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We need persons of principle more than amending our laws

By Kamotho Waiganjo | September 28th 2019

Two events across the Atlantic this week highlighted the tremendous depths to which integrity, propriety and good faith have suffered in governance. In the history of democracy and the rule of law, two nations have been recognised as the leaders in respecting the letter of the law and its spirit.

On its part, the United Kingdom has so believed in the nobility of its leadership that it never deemed it necessary to have a written constitution. Instead, its constitutional rules and principles are based on various statutes, court decisions and conventions.

Across the Atlantic, the US has been governed by a written constitution since it’s beginnings. But even here, many of the restraints on the abuse of power have been defined by convention and the belief that there are certain areas that those granted the privilege of leadership would not go, even if the law did not expressly forbid them. It is in these two countries that these long-held assumptions have been severely tested in the recent past.

First the United Kingdom. In the last three years since David Cameron took the worst gamble of his political life and decreed a referendum, the country has dithered on the appropriate nature of exiting Europe. Ultimately, the management of the exit has been inherited by the current UK Prime Minister, the bombastic Boris Johnson. Unlike previous Prime Ministers, Boris has the tendency to operate at the margins on various issues.

Misled the Queen

One of his major actions, once in power, was to advise the Queen to prologue Parliament for the longest period, ostensibly to enable the government to prepare its legislative and programmatic agenda. It was not lost on many observers that the effect of the prorogation was to deny Parliament the ability to put any checks on the PM’s plan to exit the EU by October 30, with or without a deal.

Effectively the PM misled the Queen to achieve an undisclosed political end. That is a travesty of the law and Supreme Court rightly took the very unusual step of quashing the prorogation and thus placing decisions of the Crown and the government under judicial scrutiny.

In this same week, across the Atlantic, the US House of Representatives indicated it was commencing an impeachment inquiry on President Donald Trump. While many accusations of misconduct have been leveled on President Trump, this week’s allegations look serious.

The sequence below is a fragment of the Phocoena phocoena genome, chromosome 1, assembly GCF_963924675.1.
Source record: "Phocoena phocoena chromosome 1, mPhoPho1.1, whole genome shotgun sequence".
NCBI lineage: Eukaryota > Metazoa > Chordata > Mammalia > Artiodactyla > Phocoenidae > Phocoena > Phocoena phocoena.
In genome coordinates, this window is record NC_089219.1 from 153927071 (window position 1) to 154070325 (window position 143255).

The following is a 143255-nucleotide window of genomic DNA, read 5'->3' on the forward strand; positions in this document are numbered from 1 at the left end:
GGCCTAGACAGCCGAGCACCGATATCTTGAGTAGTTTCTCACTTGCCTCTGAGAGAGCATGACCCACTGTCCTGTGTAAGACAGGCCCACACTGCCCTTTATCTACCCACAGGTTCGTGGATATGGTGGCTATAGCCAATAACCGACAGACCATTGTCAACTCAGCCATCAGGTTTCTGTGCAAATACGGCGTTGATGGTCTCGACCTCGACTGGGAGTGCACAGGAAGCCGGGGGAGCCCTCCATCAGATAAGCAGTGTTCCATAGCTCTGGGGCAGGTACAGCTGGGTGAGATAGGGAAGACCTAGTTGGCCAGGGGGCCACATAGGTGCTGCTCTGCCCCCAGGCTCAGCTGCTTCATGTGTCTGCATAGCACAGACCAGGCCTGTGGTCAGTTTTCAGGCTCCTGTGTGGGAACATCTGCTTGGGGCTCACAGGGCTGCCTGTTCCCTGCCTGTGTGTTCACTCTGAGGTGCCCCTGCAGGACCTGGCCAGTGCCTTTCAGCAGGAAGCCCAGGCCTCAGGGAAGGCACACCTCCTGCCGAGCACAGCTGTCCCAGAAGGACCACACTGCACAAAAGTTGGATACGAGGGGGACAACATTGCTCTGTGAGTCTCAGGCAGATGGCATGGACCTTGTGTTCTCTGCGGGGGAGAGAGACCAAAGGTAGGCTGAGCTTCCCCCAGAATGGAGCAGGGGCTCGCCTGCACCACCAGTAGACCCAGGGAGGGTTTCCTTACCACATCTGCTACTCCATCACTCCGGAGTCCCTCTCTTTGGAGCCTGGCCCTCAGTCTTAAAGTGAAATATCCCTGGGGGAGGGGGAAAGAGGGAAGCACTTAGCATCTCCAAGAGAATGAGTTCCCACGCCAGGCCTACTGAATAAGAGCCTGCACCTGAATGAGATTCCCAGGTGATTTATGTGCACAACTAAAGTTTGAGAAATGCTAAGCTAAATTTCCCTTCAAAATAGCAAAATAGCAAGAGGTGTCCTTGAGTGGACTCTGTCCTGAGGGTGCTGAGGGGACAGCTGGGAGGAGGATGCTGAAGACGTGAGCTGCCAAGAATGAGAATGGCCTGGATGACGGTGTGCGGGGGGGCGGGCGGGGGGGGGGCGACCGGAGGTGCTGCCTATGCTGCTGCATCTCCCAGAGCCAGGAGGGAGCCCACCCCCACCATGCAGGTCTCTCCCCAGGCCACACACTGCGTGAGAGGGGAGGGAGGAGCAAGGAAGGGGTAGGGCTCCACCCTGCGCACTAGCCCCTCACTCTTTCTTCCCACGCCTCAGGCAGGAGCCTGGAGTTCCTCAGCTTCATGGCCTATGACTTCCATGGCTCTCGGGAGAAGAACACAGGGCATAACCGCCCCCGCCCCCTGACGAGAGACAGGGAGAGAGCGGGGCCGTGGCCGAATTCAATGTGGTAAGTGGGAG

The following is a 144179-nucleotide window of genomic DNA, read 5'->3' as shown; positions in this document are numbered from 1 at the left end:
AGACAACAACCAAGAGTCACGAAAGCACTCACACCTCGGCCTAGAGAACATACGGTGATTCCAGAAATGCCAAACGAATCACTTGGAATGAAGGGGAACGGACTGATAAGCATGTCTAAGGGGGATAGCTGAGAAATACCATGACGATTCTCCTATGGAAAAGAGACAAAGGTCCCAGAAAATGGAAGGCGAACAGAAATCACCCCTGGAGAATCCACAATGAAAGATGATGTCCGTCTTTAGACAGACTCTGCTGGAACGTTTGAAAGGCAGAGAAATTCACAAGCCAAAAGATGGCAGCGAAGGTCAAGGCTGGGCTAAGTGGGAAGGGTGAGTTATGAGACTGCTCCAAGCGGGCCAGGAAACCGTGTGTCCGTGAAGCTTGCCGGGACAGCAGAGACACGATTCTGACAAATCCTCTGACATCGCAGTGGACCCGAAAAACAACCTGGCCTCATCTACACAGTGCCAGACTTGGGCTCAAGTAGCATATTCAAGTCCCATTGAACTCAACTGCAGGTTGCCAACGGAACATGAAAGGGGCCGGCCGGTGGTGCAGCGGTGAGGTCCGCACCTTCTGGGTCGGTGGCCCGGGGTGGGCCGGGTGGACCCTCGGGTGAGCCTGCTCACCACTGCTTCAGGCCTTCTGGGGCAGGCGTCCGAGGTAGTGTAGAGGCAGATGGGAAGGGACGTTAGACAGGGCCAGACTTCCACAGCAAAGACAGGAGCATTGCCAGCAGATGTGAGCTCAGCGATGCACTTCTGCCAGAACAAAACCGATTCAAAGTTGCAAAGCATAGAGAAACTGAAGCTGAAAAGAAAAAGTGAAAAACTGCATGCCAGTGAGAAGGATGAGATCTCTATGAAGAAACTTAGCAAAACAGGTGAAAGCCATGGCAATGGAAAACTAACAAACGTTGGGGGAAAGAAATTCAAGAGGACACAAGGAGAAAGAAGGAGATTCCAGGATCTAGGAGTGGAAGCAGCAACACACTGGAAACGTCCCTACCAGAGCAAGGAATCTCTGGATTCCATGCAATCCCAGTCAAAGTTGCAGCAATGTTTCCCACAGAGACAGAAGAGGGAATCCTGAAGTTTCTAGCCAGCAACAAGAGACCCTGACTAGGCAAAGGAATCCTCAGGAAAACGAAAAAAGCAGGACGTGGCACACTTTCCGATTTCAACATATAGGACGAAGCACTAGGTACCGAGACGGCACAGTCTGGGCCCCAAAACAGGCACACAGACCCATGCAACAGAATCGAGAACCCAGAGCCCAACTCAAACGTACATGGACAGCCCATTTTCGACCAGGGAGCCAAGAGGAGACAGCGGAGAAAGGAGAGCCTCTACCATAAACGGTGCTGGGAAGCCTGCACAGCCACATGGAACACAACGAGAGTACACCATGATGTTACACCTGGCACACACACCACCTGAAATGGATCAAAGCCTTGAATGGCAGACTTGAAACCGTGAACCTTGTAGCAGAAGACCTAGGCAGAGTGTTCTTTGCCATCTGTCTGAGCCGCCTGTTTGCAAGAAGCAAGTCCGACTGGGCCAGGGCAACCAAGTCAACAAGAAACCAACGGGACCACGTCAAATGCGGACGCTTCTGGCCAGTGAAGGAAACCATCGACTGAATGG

It has transpired that in July, President Trump requested the Ukrainian President to dig up dirt of the son of Joe Biden, Trump’s foremost challenger, and may have used leverage of American aid to Ukraine to achieve this end. If found to be true, this would be a grievous assault on the rule of law by a President.

Even in a polarised Washington most people believe that President Trump, who also swims on the margins, may have gone too far. What distresses most people and leaves them cynical about politics, is that despite this affront to the law, the political dynamics of the two Houses of Congress may leave Trump untouched and may even rally his base, increase turnout, and deliver him a second term.

These two events highlight the inadequacies of the law where ill motive and impropriety are resident in those granted the privilege to lead. While we can point fingers to these nations that we generally look up to, this lack of propriety at different levels of leadership is what ails Kenya. Yet we somehow believe that our problems can be resolved by more law including constitutional amendments. Nothing could be more naïve.

While the law can put some level of restraint on leadership, if the leaders we elect are principally propelled by selfish and other ill motives, the law, however, well-crafted will be twisted and abused by them to our detriment. Our focus must therefore continually be on ensuring that the electoral process produces persons of principle who will not be exploiting the law for ulterior motives. How Kenya can increasingly get such leadership should exercise the energies of those who love Kenya more than making more law and amending constitutions.

- The writer is an Advocate of the High Court of Kenya

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